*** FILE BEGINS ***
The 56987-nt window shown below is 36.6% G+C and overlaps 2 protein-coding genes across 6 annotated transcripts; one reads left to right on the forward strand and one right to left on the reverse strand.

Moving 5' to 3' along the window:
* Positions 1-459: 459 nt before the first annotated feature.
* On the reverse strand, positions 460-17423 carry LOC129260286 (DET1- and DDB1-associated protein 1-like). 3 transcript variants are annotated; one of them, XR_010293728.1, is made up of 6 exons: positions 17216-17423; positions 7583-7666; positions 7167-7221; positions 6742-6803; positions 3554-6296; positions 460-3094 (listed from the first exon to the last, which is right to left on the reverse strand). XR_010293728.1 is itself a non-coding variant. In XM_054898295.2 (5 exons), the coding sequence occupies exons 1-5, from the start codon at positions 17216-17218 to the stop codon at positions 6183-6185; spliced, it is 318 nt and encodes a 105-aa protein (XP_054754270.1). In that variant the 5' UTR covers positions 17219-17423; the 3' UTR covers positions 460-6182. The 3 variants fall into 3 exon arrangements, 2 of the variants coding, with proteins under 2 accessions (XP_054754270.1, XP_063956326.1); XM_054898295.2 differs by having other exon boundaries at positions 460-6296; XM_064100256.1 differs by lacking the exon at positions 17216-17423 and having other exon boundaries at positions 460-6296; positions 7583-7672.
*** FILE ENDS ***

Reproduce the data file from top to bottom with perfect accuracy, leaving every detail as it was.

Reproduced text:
The 56987-nt window shown below is 36.6% G+C and overlaps 2 protein-coding genes across 6 annotated transcripts; one reads left to right on the forward strand and one right to left on the reverse strand.

Moving 5' to 3' along the window:
* Positions 1-459: 459 nt before the first annotated feature.
* On the reverse strand, positions 460-17423 carry LOC129260286 (DET1- and DDB1-associated protein 1-like). 3 transcript variants are annotated; one of them, XR_010293728.1, is made up of 6 exons: positions 17216-17423; positions 7583-7666; positions 7167-7221; positions 6742-6803; positions 3554-6296; positions 460-3094 (listed from the first exon to the last, which is right to left on the reverse strand). XR_010293728.1 is itself a non-coding variant. In XM_054898295.2 (5 exons), the coding sequence occupies exons 1-5, from the start codon at positions 17216-17218 to the stop codon at positions 6183-6185; spliced, it is 318 nt and encodes a 105-aa protein (XP_054754270.1). In that variant the 5' UTR covers positions 17219-17423; the 3' UTR covers positions 460-6182. The 3 variants fall into 3 exon arrangements, 2 of the variants coding, with proteins under 2 accessions (XP_054754270.1, XP_063956326.1); XM_054898295.2 differs by having other exon boundaries at positions 460-6296; XM_064100256.1 differs by lacking the exon at positions 17216-17423 and having other exon boundaries at positions 460-6296; positions 7583-7672.